Whilst I think it was great that he spoke out, I don’t think that the way it was handled after his interview was published has been surprising. I don’t know what is going to bring about a change in that systemic approach that they have – which is either dismiss it or fine the club whatever amount – but I think you need to change the people who make the decisions at the top level. The onus shouldn’t be on an 18-year-old kid to change, it should be on those at the top.

Do you think by the time that U17 squad grows up and become seasoned internationals, societal attitudes will have changed?

No. When France won the World Cup in 1998, the politics of the country tried to make it black, white and Arab. And when they won it was great. But when they lost, it became an immigrant issue. And then “they weren’t French enough”, “they didn’t sing the national anthem”.

So it becomes dangerous when you intertwine football and politics like that and saying societal change can be engendered by the on-pitch success of the team. I think they should just play, and if people’s views are shaped by the way the players are playing then that’s great, but on the other hand, if they don’t play well, are we saying that their attitudes are gonna be changed by that?

If the entire team is black, and they go out of the World Cup, the issue could become “oh they’re not English enough – he was born in Gabon. His dad was Nigerian. His home was a cultural enclave where they’re not English like that”.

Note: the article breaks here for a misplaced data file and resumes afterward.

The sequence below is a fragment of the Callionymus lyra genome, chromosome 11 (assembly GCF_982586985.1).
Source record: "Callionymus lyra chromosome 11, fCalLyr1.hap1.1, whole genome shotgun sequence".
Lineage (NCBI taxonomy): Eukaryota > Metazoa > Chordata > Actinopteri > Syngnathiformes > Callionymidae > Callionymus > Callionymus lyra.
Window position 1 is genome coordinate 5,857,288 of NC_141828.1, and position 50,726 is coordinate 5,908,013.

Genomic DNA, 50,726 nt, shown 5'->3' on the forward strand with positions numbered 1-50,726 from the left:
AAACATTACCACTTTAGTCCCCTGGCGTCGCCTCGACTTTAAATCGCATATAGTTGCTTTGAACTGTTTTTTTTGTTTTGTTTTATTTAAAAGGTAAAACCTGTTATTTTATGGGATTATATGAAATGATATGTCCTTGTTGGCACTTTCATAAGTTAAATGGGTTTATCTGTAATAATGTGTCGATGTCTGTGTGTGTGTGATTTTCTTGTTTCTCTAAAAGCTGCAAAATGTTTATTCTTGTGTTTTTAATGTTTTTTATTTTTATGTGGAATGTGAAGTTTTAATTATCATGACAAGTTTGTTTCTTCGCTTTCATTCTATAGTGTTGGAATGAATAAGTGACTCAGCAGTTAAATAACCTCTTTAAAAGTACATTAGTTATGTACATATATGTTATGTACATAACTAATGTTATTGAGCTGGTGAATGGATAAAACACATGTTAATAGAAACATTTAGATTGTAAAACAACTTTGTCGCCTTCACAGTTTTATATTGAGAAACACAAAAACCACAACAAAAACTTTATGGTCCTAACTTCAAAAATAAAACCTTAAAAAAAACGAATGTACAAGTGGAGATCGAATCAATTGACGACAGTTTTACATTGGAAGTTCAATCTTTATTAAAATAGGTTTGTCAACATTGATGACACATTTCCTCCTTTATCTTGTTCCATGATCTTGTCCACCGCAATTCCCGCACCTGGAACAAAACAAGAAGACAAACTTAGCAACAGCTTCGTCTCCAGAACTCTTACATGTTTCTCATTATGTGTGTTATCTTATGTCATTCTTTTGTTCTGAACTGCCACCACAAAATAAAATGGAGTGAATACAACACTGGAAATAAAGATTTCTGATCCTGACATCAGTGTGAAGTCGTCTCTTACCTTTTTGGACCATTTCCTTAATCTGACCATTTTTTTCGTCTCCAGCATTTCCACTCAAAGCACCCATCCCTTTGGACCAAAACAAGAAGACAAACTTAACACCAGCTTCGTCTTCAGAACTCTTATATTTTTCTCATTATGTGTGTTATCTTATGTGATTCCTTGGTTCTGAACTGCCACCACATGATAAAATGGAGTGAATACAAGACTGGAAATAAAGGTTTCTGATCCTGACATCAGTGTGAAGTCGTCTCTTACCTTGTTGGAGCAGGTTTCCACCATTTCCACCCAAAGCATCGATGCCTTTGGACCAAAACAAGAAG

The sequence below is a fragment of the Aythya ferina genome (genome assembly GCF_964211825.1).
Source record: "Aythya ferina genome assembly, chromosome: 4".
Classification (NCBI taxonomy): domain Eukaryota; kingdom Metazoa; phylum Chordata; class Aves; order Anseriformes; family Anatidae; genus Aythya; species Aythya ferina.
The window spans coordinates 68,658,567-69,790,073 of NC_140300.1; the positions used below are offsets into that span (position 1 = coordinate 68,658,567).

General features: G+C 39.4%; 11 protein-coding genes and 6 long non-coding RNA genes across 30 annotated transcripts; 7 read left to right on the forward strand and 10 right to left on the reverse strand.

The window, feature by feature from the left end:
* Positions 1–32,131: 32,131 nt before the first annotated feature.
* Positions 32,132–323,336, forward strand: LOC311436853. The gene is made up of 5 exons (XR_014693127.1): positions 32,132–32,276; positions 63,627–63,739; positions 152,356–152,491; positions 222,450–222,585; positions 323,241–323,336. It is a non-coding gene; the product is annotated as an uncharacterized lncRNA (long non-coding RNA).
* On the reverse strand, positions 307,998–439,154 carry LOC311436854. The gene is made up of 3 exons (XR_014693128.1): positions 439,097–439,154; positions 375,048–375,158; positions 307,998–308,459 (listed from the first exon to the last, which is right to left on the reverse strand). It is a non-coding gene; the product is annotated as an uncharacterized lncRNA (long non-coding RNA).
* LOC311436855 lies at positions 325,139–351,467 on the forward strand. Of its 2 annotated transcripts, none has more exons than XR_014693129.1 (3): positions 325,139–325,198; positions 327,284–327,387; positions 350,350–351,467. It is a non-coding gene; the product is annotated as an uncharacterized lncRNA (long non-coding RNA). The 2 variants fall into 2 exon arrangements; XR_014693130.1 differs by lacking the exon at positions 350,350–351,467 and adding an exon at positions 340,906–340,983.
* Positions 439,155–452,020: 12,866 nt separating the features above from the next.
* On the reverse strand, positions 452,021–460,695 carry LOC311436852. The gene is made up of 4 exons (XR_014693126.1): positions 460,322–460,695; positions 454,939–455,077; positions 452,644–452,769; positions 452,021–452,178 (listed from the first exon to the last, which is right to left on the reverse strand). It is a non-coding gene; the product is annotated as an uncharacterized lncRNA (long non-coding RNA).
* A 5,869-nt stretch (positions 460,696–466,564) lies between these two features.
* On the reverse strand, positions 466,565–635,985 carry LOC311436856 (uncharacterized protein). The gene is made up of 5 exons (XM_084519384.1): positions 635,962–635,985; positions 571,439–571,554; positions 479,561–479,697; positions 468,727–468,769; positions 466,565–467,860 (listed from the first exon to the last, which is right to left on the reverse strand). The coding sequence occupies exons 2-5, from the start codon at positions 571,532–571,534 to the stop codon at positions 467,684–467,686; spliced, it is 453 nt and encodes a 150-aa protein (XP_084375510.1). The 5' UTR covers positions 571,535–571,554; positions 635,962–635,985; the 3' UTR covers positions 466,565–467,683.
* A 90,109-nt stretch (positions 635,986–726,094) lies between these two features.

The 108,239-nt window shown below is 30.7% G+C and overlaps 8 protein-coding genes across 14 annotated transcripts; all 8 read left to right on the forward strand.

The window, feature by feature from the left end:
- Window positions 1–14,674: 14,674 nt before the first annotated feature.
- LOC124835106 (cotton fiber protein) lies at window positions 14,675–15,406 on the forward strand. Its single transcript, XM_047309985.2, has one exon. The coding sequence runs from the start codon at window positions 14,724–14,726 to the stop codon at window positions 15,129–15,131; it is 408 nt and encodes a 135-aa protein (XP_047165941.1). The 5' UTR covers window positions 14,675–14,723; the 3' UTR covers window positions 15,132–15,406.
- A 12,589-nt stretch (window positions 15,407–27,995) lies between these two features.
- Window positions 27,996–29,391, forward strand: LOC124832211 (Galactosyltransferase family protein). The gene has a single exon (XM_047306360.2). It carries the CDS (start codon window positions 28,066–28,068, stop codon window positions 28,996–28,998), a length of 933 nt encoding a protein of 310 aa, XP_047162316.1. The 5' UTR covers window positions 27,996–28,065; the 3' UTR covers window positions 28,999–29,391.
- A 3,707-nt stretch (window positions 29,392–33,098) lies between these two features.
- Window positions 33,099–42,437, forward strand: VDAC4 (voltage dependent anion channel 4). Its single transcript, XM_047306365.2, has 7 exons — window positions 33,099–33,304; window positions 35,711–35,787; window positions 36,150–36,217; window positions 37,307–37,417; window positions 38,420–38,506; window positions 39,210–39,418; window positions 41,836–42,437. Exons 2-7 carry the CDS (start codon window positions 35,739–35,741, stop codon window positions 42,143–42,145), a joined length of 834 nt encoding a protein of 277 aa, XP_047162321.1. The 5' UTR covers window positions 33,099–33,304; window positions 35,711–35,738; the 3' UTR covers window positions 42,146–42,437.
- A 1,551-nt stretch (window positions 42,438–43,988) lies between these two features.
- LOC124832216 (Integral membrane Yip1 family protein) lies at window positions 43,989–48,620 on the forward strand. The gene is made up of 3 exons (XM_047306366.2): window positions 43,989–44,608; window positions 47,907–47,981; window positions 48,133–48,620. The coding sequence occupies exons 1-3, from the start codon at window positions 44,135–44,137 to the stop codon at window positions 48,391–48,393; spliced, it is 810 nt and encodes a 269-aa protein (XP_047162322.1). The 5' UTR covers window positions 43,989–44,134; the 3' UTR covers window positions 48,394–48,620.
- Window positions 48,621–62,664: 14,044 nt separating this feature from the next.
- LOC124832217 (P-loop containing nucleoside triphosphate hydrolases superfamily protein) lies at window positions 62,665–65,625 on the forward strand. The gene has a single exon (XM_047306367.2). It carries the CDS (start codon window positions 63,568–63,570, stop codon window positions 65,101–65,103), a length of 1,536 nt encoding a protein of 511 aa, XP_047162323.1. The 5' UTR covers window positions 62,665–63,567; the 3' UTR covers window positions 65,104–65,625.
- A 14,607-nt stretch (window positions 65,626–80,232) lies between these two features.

So no I don’t think it’s going to incite societal change. Sports should be used for inspiration, with events like the White Shirt Project, but I don’t think it should be anything far-reaching like that.


What does the next issue of Caricom have in store?

The second issue is mad. I’m excited about people reading it. With the shirt, our names aren’t on it, and no disrespect to anyone else, but we’re really trying to educate people with the magazine.

We have a lot of sick people who aren’t gonna charge us for their help with the next magazine because they believe in what we do. People have reached out to us rather than us chasing, which is nice – for instance, I had no idea you wanted to interview us today.

It’ll be a lot bigger, too. There’ll be more voices from more established writers, photographers that have done some work for some big projects. We’re just proper excited for everyone to see it.

The 11 designs are part of the White Shirt Project, which will be featured as part of an exhibition from May 25th – 31st in the Cube at on display at Nike Town London.